41 photos

Lobed Dish, Chinese Porcelain, OverglazeThe Avery Brundage Collection. Asian Art Museum, San Francisco. Chrysanthemums and plum blossoms. Porcelain with multicolor overglaze. Jingdezhen, China. Qing Dynasty. Yongzheng Emperor (1723-1735).
I've viewed and photographed many items that are attributed to The Avery Brundage Collection.

Eventually, I asked myself, "Who is Avery Brundage?"

So, I looked him up. You can read about him on Wikipedia. As with any of us, there is a nuanced human being who was not perfect by any means. His life is filled with significant accomplishments and contributions, and, in my opinion, positive qualities should be focused on. For me, it is his contributions to art that I'm interested in.

Although Wikipedia does contain errors throughout its vast encyclopedia ~ numerous factual errors I've caught myself, especially regarding Native Americans in Humboldt County, Calif., I still choose to quote from it because I have not found it that more inaccurate than standard encyclopedias and/or other sources.

In fact, on some subjects, I've found it is more accurate than traditional encyclopedias.

And, it is something I can quote from without getting a cease-and-desist order regarding copyrights. (I edited the article and changed the city of San Francisco to The City of San Francisco, as I was taught and still favor. I also have removed citations, so please read the full article in Wikipedia for references.)

"Brundage's interest in Asian art stemmed from a visit he made to an exhibition of Chinese art at the Royal Academy in London in early 1936, after the Winter Olympics in Garmisch-Partenkirchen," states Wikipedia. "Brundage stated of the experience, 'We [his first wife Elizabeth and himself] spent a week at the exhibition and I came away so enamored with Chinese art that I've been broke ever since.'

"He did not begin active collecting until after the Brundages' two-week visit to Japan in April 1939, where they visited Yokohama, Kyoto, Osaka, Nara, and Nikko. They followed up Japan with visits to Shanghai and Hong Kong, but due to the war between Japan and China, were unable to explore further on Avery Brundage's only visit to mainland China—this disappointment bothered him his whole life.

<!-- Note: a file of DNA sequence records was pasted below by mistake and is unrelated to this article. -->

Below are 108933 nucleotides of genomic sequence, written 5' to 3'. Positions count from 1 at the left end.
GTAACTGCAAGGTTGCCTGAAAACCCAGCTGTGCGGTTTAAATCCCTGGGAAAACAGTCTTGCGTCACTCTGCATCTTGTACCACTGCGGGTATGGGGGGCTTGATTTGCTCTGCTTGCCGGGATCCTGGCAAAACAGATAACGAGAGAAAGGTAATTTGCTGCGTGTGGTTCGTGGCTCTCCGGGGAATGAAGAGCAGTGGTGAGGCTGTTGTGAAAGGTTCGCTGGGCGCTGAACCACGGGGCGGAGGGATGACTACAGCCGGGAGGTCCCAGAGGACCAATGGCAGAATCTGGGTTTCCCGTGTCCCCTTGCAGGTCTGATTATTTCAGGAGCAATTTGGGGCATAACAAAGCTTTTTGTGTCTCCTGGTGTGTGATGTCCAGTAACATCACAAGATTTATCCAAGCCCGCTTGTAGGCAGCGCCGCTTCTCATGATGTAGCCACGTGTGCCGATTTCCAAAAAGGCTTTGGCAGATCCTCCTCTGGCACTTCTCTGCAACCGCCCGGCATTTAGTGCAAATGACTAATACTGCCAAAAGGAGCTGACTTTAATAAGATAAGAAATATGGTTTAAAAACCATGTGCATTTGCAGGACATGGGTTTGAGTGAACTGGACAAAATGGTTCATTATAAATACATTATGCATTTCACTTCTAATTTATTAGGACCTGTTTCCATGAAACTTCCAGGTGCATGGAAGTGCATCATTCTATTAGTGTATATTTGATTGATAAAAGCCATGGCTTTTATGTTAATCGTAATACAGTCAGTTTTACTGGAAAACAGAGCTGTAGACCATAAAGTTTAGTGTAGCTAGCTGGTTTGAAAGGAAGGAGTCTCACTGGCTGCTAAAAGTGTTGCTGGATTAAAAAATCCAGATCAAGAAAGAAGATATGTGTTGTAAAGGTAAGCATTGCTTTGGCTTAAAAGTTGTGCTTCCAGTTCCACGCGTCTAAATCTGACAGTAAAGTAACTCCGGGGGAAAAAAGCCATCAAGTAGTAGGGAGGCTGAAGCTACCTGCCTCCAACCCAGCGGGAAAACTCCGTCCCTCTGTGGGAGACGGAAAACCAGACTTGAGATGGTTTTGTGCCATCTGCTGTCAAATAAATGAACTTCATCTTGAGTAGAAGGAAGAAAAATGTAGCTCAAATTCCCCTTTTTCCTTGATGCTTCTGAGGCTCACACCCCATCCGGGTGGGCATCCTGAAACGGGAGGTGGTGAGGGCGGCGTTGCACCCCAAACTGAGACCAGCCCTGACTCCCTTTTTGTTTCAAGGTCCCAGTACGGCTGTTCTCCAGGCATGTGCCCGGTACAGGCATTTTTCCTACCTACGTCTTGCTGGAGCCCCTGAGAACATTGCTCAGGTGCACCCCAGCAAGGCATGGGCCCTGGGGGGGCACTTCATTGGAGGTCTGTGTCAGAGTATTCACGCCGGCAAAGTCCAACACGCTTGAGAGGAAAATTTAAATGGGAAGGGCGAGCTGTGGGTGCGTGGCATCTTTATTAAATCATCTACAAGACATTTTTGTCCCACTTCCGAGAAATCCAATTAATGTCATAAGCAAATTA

"On his return to the United States after the June 1939 IOC session in London, Brundage systematically set about becoming a major collector of Asian art.

The unsettled conditions caused wealthy Chinese to sell family heirlooms, and prices were depressed, making it an opportune moment to collect. He bought many books on Asian art, stating in an interview that a 'major library is an indispensable tool'.

"After the US entered World War II, stock owned by Japanese dealers in the United States was impounded; Brundage was able to purchase the best items. Dealers found him willing to spend money, but knowledgeable and a hard bargainer.

Brundage rarely was fooled by forgeries, and was undeterred by the few he did buy, noting that in Asian art, fake pieces were often a thousand years old.

In his 1948 article on Brundage for Life, Butterfield noted that 'his collection is regarded as one of the largest and most important in private hands in this country'.

"Brundage engaged the French scholar René-Yvon Lefebvre d'Argencé, then teaching at the University of California, as full-time curator of his collection and advisor on acquisitions.

"The two men made a deal ~ no piece would be purchased unless both men agreed.

They built a collection of jade which ranged from the neolithic period to the modern era; and hundreds of Chinese, Japanese, and Korean bronzes, mostly Buddhas and Bodhisattvas.